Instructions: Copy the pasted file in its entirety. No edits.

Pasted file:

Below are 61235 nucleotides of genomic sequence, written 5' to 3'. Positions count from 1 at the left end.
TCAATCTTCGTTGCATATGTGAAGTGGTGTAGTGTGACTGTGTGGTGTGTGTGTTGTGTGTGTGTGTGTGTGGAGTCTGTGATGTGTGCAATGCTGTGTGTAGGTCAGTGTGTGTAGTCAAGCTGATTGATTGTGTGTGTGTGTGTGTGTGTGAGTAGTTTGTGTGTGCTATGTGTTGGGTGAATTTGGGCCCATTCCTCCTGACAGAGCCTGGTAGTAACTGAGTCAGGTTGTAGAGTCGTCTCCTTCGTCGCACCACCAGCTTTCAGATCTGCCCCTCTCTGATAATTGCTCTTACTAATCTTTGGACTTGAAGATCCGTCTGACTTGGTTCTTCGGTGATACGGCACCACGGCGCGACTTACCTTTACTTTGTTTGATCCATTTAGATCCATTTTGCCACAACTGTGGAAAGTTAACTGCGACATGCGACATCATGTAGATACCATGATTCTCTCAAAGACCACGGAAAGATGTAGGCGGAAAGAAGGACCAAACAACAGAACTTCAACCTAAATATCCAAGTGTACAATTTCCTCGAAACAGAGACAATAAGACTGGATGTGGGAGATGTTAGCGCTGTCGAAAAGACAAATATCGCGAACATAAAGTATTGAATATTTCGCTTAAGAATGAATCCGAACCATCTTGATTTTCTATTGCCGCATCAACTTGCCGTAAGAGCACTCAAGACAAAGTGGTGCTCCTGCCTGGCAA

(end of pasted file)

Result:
Below are 61235 nucleotides of genomic sequence, written 5' to 3'. Positions count from 1 at the left end.
TCAATCTTCGTTGCATATGTGAAGTGGTGTAGTGTGACTGTGTGGTGTGTGTGTTGTGTGTGTGTGTGTGTGGAGTCTGTGATGTGTGCAATGCTGTGTGTAGGTCAGTGTGTGTAGTCAAGCTGATTGATTGTGTGTGTGTGTGTGTGTGTGAGTAGTTTGTGTGTGCTATGTGTTGGGTGAATTTGGGCCCATTCCTCCTGACAGAGCCTGGTAGTAACTGAGTCAGGTTGTAGAGTCGTCTCCTTCGTCGCACCACCAGCTTTCAGATCTGCCCCTCTCTGATAATTGCTCTTACTAATCTTTGGACTTGAAGATCCGTCTGACTTGGTTCTTCGGTGATACGGCACCACGGCGCGACTTACCTTTACTTTGTTTGATCCATTTAGATCCATTTTGCCACAACTGTGGAAAGTTAACTGCGACATGCGACATCATGTAGATACCATGATTCTCTCAAAGACCACGGAAAGATGTAGGCGGAAAGAAGGACCAAACAACAGAACTTCAACCTAAATATCCAAGTGTACAATTTCCTCGAAACAGAGACAATAAGACTGGATGTGGGAGATGTTAGCGCTGTCGAAAAGACAAATATCGCGAACATAAAGTATTGAATATTTCGCTTAAGAATGAATCCGAACCATCTTGATTTTCTATTGCCGCATCAACTTGCCGTAAGAGCACTCAAGACAAAGTGGTGCTCCTGCCTGGCAA